index is needed to emphasize that a project may have fallen seri- formed and the cost of work scheduled, or BCWP—BCWS. If the
ously behind schedule. The sidebar, “Why Earned Value Manage- difference is zero, the project is on schedule; if positive, the project
ment Can Be Misleading” explains why relying solely on EVM can is ahead of schedule; and if negative, the project is behind.
be counterproductive.
Figure 1 shows the three dimensions of earned value analysis. • The schedule performance index is the ratio of BCWP to BCWS.
The budgeted cost of work scheduled (BCWS) is the agreed-on The smaller the ratio, the more the project is deemed behind
plan of earned value over the project’s life. In a perfectly run schedule. Likewise, the larger the ratio, the more the project is
project (read “ideal world”), BCWS would equal the dollar amount deemed ahead of schedule.
spent to complete the work, and at the project’s end, the earned
value would equal the project’s budgeted cost.
In reality, few projects run perfectly. Thus, the actual cost of
work performed (ACWP) must be part of the earned value pic-
A more accurate application
ture. ACWP is the dollar amount of the resources spent on work Walter Lipke was the first to notice the anomalies associated
actually performed to that point. The actual work can be above with earned value measures in scheduling.5 In Figure 1, BCWP
or below the scheduled work at any measurable point in the proj- starts to diverge from BCWS, around week 3 or 4. Until that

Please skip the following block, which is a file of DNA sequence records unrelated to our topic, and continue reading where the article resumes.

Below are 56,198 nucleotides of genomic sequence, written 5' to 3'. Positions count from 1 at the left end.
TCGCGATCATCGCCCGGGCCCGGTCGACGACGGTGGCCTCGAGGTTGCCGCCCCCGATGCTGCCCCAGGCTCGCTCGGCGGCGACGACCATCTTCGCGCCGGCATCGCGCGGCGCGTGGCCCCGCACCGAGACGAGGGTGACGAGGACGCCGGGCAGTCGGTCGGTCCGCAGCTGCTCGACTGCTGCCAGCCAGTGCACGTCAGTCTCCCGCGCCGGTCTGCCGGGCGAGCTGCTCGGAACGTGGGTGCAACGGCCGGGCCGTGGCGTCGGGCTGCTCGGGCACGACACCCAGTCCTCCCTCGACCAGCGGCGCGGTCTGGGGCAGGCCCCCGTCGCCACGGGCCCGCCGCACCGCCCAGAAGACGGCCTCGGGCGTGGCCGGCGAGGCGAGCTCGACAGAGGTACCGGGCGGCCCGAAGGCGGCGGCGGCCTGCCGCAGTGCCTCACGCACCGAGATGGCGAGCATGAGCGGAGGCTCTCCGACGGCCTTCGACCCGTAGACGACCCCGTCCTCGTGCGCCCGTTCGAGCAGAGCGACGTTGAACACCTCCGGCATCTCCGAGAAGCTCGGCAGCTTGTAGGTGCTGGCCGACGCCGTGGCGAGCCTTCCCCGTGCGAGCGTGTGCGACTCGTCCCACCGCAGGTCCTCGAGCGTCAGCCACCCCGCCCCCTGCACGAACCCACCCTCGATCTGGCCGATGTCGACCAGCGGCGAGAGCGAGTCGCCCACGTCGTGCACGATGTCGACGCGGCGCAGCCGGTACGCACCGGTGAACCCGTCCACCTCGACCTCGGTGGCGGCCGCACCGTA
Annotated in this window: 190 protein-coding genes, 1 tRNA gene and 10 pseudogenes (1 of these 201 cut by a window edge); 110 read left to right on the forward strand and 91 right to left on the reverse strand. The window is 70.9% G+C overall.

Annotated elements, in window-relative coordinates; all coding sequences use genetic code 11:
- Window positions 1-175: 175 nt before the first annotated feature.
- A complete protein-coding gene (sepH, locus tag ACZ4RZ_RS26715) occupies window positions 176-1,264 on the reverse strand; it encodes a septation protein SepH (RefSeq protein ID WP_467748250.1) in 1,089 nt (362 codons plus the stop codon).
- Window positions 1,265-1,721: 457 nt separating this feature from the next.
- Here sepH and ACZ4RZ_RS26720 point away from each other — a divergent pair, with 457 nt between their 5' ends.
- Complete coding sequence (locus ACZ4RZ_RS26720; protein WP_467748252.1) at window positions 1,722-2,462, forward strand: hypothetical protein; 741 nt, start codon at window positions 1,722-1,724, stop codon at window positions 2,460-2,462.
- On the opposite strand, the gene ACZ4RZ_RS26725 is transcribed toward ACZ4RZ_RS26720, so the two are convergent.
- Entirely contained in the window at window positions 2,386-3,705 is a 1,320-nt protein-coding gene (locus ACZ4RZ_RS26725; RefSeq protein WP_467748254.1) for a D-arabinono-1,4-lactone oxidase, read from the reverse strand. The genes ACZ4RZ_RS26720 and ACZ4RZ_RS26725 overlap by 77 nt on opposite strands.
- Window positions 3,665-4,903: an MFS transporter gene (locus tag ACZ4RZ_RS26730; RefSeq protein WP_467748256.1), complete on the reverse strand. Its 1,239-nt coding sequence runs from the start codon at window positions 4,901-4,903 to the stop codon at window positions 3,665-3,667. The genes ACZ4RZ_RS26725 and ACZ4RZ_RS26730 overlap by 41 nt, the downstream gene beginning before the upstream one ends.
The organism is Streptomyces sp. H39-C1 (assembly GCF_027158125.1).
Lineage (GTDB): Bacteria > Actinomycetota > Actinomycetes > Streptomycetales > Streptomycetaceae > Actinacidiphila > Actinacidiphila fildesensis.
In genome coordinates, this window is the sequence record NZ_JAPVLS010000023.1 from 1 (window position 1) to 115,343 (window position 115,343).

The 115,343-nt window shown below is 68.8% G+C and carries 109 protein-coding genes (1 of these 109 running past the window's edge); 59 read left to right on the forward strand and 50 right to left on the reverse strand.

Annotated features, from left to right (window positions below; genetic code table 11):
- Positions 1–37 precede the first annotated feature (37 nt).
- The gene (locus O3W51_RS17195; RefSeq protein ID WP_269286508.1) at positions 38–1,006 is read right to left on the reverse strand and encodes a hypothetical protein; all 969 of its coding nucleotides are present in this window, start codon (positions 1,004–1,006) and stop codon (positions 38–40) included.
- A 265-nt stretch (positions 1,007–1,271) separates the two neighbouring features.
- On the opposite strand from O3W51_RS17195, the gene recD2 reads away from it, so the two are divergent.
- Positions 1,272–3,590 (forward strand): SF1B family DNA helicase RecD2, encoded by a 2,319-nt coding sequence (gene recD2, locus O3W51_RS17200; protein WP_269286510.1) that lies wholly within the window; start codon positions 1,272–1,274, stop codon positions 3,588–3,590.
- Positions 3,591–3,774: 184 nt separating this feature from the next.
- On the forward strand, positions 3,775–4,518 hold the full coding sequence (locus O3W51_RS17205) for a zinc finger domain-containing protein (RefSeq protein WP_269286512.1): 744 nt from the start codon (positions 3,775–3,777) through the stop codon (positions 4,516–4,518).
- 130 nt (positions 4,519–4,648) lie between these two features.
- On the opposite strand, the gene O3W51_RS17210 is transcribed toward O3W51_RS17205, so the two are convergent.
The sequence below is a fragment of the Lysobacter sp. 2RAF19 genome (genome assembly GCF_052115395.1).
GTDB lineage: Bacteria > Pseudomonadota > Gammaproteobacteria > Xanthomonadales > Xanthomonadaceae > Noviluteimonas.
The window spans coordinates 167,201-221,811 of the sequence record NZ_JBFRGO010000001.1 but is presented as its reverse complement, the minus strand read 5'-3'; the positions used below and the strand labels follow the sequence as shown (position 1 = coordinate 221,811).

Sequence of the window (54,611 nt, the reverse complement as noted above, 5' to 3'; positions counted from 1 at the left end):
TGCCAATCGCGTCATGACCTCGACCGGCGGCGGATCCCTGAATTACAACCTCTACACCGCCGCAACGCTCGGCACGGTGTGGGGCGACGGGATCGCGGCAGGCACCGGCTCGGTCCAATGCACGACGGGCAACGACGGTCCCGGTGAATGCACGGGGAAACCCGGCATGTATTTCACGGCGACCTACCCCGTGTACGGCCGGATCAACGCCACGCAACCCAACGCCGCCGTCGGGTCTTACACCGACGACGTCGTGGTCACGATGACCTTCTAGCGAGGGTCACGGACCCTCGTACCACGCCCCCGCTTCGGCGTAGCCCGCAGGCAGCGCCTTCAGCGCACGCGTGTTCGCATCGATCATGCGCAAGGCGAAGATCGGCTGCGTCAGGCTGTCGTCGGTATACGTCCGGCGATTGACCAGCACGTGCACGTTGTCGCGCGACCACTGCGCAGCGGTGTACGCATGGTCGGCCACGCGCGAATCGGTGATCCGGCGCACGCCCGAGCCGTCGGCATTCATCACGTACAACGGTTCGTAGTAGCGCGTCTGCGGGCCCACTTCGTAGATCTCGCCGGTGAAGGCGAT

ect, with results being in earned value units (dollar amounts). point the EVM-based schedule indices are close to their ideal
But the cost of work performed must be measured against values (SV=0 and SPI=1.0) If the earned value (as measured by
budgeted cost, which introduces a third curve: the budgeted cost BCWP) actually catches up, the EVM schedule indices look good,
of work performed (BCWP)—the dollar amount of earned value but the true schedule is not good at all. The scenario in Figure 1
associated with the work performed to date. Again, BCWP could might have been something like this. The project was scheduled
be higher or lower than ACWP at any point in the project, but for completion in 10 weeks, but at the end of 10 weeks, only 4
there is no way to tell if the project is ahead or behind schedule weeks of planned work are completed. A “new and better” team
overall by comparing ACWP to BCWP. This is a significant draw- is brought in and the 6 weeks of remaining work is completed in
back in relying solely on earned value. 4 weeks. Thus, the project is completed at the end of week 14.
To get that overall view, the team must compare BCWP and At that point BCWP equals BCWS, which means that SV=0 and
BCWS. If they are equal, the project is generally on schedule. SPI=1.0. Using these measures alone, the project appears to be